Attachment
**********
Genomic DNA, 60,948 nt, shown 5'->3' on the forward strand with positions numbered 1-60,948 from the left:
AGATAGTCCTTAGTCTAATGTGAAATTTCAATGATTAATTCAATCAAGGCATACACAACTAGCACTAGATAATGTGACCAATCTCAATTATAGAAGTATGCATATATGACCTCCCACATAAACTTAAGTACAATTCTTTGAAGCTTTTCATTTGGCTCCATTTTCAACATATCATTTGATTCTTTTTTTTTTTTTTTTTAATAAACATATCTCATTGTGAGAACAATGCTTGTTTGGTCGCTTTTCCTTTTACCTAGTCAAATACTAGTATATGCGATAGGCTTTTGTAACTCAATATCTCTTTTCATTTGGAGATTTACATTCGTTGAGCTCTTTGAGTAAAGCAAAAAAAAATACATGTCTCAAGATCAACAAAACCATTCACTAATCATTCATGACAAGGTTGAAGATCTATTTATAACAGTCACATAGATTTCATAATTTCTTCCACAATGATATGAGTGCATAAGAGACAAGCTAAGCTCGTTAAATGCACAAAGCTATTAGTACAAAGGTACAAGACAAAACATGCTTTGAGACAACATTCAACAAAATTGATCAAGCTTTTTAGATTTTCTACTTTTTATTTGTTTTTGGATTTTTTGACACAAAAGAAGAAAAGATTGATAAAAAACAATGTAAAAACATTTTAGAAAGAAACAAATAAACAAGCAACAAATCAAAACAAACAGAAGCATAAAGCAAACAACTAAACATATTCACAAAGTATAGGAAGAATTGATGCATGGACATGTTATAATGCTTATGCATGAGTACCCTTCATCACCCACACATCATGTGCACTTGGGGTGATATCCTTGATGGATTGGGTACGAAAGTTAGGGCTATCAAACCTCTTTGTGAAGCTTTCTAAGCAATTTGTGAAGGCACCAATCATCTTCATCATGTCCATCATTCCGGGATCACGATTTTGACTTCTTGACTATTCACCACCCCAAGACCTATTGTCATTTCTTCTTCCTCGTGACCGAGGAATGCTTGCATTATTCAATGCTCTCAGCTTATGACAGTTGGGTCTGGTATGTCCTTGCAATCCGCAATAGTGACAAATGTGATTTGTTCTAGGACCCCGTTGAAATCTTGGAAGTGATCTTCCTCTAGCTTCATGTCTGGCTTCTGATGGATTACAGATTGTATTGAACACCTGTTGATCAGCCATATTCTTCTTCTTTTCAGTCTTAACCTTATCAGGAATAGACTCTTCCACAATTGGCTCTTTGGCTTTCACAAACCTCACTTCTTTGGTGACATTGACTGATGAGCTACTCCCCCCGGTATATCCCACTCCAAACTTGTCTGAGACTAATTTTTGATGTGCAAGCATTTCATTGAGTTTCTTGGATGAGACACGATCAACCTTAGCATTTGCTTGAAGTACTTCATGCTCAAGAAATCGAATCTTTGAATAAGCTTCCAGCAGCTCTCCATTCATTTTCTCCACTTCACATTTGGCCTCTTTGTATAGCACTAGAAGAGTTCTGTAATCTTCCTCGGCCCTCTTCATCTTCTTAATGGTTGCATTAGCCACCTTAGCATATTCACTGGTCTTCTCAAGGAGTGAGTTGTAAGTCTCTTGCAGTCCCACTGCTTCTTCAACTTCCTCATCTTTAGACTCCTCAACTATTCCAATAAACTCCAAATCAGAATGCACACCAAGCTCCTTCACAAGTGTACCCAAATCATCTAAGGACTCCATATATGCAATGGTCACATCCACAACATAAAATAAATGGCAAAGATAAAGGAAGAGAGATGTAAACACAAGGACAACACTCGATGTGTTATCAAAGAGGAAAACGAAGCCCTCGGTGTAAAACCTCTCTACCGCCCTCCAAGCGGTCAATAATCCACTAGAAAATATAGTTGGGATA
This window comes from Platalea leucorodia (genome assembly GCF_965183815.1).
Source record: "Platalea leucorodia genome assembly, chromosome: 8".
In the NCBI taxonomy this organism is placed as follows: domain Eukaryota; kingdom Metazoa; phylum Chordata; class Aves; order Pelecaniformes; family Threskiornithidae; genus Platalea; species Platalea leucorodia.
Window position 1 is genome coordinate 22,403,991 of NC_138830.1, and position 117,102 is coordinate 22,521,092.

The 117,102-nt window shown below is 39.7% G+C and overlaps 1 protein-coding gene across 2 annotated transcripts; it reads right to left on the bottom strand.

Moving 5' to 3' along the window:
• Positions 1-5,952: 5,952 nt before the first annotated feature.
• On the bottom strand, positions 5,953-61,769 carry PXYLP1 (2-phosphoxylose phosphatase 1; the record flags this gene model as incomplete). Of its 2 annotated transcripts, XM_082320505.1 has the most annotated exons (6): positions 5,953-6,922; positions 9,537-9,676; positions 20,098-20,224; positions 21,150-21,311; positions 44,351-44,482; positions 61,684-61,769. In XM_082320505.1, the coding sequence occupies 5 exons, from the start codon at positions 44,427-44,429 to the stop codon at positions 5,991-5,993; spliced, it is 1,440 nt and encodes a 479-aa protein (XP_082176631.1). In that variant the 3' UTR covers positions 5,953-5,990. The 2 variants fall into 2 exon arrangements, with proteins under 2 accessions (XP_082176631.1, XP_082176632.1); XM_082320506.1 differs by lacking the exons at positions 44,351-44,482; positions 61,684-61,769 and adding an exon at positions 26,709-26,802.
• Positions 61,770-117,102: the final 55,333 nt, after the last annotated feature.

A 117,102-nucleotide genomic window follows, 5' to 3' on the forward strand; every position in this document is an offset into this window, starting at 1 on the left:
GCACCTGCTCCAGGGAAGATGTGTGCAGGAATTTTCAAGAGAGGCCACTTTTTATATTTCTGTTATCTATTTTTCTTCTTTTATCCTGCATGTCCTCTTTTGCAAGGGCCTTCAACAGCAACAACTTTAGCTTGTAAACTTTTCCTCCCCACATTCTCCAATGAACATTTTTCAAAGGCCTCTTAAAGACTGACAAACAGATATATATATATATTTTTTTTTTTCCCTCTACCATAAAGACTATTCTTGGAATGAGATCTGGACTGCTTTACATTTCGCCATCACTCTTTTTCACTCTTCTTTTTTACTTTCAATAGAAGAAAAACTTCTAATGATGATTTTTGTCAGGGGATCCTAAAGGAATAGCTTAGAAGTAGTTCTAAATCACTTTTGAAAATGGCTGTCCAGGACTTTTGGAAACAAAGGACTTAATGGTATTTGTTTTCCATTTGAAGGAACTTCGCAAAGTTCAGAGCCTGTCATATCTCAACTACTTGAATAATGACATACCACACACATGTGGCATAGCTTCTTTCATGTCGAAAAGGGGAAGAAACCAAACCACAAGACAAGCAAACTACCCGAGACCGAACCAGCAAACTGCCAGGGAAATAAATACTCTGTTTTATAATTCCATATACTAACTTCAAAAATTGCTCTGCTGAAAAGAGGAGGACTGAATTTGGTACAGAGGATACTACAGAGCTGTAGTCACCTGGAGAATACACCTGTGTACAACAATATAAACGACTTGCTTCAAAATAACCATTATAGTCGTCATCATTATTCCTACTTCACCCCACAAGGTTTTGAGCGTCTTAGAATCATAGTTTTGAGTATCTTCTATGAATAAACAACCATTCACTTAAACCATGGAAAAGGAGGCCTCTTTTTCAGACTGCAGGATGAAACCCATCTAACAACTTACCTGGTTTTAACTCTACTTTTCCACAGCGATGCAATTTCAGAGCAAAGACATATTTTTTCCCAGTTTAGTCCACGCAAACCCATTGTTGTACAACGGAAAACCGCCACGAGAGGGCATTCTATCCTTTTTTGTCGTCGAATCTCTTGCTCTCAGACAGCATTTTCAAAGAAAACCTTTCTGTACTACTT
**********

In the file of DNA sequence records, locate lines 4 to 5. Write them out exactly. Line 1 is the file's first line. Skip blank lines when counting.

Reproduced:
Source record: "Platalea leucorodia genome assembly, chromosome: 8".
In the NCBI taxonomy this organism is placed as follows: domain Eukaryota; kingdom Metazoa; phylum Chordata; class Aves; order Pelecaniformes; family Threskiornithidae; genus Platalea; species Platalea leucorodia.